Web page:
As the war came to a conclusion, Paine turned his efforts to providing some measure of financial security for himself. He appealed to the national Congress and a number of state legislatures for compensation for his previous literary efforts on behalf of the American cause. He was ultimately granted a small pension by Congress, land by the New York legislature, and money by the Pennsylvania government. The Virginia legislature refused to come to his aid after he wrote a pamphlet, The Public Good (1780), arguing that all the states should cede their Western land claims to the national government. In this work and others, Paine’s talents were utilized by those who wanted to bolster the powers of the central government. In 1786, he wrote a pamphlet, Dissertations on Government; the Affairs of the Bank; and Paper Money, in which he defended the Bank of America, chartered by Congress and the state of Pennsylvania as an instrument to raise money for the government and to aid commerce. In the course of this work, he condemned paper money, maintaining that anything but gold or silver was a dangerous fraud. Always interested in science and new technology, he also busied himself with designing an iron-arch bridge that would be able to span greater distances than was possible with existing methods. Unable to obtain sufficient money or interest for his project in the United States, he left for France in 1787 and from there made several trips to England, primarily to raise support for a workable model.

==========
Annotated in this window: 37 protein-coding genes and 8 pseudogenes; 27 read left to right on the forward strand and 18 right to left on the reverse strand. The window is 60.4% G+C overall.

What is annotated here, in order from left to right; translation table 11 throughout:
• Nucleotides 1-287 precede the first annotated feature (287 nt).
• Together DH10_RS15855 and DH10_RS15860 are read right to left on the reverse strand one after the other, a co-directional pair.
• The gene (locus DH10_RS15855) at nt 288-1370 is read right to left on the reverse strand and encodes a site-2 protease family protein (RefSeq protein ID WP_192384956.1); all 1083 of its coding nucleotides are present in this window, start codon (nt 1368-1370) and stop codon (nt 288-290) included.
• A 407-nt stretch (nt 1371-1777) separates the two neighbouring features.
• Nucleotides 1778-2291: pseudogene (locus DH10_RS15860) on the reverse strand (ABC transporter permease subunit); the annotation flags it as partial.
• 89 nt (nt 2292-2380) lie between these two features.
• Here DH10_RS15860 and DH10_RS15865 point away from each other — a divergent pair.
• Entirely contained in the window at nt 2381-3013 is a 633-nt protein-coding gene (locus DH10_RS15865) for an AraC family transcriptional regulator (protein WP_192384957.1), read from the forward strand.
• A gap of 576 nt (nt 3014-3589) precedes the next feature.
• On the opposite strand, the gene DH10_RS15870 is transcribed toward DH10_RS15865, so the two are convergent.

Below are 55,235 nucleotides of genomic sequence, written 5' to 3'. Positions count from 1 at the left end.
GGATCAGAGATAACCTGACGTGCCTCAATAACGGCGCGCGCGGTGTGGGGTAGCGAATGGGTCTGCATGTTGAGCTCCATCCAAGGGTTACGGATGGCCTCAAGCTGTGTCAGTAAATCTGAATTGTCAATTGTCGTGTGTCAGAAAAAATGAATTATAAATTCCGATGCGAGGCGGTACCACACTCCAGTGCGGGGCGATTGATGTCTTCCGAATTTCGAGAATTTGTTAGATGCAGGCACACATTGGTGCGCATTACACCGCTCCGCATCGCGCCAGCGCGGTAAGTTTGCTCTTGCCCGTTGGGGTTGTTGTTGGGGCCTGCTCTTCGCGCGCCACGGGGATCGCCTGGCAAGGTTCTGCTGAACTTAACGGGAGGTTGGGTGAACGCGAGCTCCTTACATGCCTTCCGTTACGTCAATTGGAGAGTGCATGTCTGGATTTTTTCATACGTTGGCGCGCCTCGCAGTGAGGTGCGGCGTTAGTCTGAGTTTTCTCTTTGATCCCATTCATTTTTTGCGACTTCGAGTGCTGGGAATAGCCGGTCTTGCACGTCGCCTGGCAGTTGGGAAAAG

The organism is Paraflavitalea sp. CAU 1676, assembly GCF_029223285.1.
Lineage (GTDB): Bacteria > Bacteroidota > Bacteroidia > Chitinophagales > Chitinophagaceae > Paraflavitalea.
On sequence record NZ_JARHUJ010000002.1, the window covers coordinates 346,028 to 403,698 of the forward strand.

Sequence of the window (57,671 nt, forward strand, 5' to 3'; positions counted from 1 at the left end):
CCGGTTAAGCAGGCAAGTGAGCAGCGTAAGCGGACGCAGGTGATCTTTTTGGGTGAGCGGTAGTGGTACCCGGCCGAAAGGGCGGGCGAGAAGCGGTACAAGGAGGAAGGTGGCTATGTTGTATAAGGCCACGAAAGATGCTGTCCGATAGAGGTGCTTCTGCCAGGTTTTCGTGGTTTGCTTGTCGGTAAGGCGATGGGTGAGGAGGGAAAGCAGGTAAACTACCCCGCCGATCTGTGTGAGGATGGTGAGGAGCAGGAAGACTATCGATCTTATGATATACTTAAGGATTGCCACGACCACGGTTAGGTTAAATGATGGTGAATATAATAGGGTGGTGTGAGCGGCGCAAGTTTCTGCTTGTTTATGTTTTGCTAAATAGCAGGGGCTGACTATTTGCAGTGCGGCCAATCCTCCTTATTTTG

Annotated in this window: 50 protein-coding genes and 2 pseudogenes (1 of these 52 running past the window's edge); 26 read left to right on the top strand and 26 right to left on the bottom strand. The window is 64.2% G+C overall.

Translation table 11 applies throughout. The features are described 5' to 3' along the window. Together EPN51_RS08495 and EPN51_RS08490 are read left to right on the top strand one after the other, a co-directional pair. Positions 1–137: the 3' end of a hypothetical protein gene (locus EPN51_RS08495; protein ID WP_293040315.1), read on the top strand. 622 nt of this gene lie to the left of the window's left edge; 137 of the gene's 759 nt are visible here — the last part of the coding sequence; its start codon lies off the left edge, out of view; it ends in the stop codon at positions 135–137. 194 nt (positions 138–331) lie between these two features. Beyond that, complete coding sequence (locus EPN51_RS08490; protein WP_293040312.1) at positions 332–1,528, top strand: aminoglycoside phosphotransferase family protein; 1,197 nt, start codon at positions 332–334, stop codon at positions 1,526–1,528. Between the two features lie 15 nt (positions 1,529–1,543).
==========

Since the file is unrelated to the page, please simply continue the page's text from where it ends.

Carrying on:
Paine arrived in France just as the French Revolution began to unfold, although this drama did not at first engage his attention. With the publication of Edmund Burke’s Reflections on the Revolution in France (1790), Paine again took up his pen for a radical cause, producing, in two parts, The Rights of Man (1791, 1792). Whereas the conservative Burke emphasized the value of traditions and claimed that all change should come about gradually, Paine argued for government based on consent, defended revolution as a corrective remedy for unjust government, suggested ways to bring revolution to England, and proposed an early form of social welfare. The second part of The Rights of Man led to his being tried and convicted in absentia in England for seditious libel. Paine barely escaped arrest by the English authorities and took passage to France, where he became intimately involved in the course of the French Revolution.